This fall I realized it was time for a significant upgrade to my resume and portfolio as they no longer represented my value and design experience. The last time I reworked these documents was in 2009 and I have simply added new information and projects in the same format since then. I spent several months on the upgrades: reviewing target job postings and other designers’ documents; experimenting with different formats and soliciting feedback.
My old resume was innovative at the time I created it. I felt it expressed my design aesthetic as and displayed a lot of information in an easily digestible way. However, it was somewhat passive in voice, focusing on my duties, rather than my accomplishments, and it included a lot of non-essential information. Additionally, it was not compatible with the Applicant Tracking Systems (ATS) that most employers now use to process online job applicants.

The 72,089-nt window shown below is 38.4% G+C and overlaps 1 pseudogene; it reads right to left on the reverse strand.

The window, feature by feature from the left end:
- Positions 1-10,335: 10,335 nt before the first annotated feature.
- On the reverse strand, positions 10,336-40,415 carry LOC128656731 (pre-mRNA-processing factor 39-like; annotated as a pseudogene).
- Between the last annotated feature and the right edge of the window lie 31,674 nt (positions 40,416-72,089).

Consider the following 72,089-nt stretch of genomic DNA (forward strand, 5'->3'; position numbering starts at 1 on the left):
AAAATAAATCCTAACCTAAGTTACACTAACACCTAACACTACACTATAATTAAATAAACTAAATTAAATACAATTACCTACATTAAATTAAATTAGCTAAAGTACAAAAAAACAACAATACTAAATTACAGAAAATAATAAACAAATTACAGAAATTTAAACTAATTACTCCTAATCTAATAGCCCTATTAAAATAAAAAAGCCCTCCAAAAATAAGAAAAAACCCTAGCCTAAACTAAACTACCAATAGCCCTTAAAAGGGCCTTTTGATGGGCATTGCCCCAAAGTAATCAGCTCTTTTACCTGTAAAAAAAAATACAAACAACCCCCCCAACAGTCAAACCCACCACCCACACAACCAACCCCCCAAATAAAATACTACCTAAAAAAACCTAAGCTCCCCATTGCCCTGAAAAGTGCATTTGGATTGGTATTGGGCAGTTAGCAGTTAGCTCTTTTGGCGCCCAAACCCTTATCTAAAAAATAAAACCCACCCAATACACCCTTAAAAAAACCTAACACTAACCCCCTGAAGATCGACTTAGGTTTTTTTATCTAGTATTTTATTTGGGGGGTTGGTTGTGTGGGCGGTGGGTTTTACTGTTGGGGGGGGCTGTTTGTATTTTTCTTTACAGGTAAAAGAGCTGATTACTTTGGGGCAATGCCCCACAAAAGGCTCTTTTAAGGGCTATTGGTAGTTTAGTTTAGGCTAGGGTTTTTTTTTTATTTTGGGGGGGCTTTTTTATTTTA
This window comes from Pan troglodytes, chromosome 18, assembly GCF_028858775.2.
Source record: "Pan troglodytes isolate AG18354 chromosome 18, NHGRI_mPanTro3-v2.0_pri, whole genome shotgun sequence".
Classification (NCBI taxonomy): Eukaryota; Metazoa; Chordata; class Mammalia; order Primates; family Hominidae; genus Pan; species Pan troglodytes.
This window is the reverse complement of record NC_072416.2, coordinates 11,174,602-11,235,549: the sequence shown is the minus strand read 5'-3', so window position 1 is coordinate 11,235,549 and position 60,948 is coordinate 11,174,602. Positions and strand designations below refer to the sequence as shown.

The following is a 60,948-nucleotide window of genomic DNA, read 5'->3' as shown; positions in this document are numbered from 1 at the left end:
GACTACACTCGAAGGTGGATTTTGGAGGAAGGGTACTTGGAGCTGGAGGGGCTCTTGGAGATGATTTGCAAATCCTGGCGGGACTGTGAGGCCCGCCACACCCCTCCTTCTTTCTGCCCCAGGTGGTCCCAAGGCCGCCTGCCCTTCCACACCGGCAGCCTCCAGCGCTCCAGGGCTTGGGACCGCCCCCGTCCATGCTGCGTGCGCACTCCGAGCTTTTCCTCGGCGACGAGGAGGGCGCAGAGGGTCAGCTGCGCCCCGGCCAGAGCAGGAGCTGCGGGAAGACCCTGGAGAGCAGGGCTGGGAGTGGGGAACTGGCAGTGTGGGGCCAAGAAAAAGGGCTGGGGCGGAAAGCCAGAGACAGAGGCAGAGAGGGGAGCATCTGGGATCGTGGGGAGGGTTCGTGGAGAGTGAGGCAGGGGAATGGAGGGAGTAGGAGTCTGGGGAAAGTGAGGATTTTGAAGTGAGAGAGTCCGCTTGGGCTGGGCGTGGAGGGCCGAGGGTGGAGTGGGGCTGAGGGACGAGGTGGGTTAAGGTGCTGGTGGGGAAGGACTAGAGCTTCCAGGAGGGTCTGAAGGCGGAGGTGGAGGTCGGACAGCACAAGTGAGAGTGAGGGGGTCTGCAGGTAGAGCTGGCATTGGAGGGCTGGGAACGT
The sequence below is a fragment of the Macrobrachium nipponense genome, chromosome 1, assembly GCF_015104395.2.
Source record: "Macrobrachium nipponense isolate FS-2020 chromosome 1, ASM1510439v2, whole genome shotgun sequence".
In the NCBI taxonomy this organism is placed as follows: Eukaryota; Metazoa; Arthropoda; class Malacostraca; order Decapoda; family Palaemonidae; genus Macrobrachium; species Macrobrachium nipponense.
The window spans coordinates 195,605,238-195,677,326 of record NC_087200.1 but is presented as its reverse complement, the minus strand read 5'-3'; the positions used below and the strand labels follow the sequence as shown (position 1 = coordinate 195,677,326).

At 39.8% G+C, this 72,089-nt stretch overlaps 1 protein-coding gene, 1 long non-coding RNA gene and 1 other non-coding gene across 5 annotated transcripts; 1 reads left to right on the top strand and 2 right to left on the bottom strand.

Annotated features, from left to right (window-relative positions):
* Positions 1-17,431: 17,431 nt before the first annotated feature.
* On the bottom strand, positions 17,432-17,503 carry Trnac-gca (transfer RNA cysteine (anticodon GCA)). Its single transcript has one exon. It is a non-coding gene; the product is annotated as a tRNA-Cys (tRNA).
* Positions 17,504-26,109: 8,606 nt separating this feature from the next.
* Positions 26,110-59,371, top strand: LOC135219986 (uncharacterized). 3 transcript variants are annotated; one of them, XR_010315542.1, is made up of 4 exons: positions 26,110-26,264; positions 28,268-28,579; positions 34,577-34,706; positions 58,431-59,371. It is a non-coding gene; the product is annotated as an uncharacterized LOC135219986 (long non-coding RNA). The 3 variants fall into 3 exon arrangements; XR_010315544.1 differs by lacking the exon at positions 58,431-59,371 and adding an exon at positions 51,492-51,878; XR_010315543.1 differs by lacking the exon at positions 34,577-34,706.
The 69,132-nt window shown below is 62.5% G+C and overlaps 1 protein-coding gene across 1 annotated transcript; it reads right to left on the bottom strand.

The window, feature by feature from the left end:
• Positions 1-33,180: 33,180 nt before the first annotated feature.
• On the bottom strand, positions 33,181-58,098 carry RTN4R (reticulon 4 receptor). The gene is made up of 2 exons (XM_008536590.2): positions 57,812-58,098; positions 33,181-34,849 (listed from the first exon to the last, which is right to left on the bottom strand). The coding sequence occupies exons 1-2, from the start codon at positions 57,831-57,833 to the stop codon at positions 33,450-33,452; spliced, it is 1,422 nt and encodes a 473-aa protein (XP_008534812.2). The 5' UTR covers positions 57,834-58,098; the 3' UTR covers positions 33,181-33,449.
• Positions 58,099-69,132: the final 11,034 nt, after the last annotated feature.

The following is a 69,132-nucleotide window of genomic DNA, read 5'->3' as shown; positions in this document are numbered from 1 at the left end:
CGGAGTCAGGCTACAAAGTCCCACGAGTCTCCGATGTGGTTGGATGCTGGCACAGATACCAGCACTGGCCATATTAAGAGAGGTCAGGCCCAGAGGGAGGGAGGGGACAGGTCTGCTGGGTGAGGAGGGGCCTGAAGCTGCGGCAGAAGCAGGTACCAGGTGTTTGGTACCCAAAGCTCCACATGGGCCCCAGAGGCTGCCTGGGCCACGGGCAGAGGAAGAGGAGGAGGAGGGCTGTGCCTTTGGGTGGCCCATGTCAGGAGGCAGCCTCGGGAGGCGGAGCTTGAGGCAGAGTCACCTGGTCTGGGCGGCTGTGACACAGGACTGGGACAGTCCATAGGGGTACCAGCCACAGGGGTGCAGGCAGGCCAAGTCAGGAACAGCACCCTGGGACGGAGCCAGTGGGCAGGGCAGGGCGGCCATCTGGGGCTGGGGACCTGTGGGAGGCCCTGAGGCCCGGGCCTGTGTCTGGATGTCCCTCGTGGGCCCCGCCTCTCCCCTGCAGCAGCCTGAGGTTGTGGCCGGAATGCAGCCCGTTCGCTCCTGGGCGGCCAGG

In my new resume, I have simplified the format and tried to present only the most relevant information. I moved my areas of expertise to the top of the page under a summary that will be customized for each position I apply for. I rewrote the information for each position in concise bullet points, focusing on what I achieved and emphasizing my leadership roles. I eliminated most of the details for older positions and have linked to my patents and publications rather than listing them. I have also started linking my resume to relevant projects in my Portfolio. Although I’m still making adjustments, I know my new resume more clearly communicates who I am and what I can do.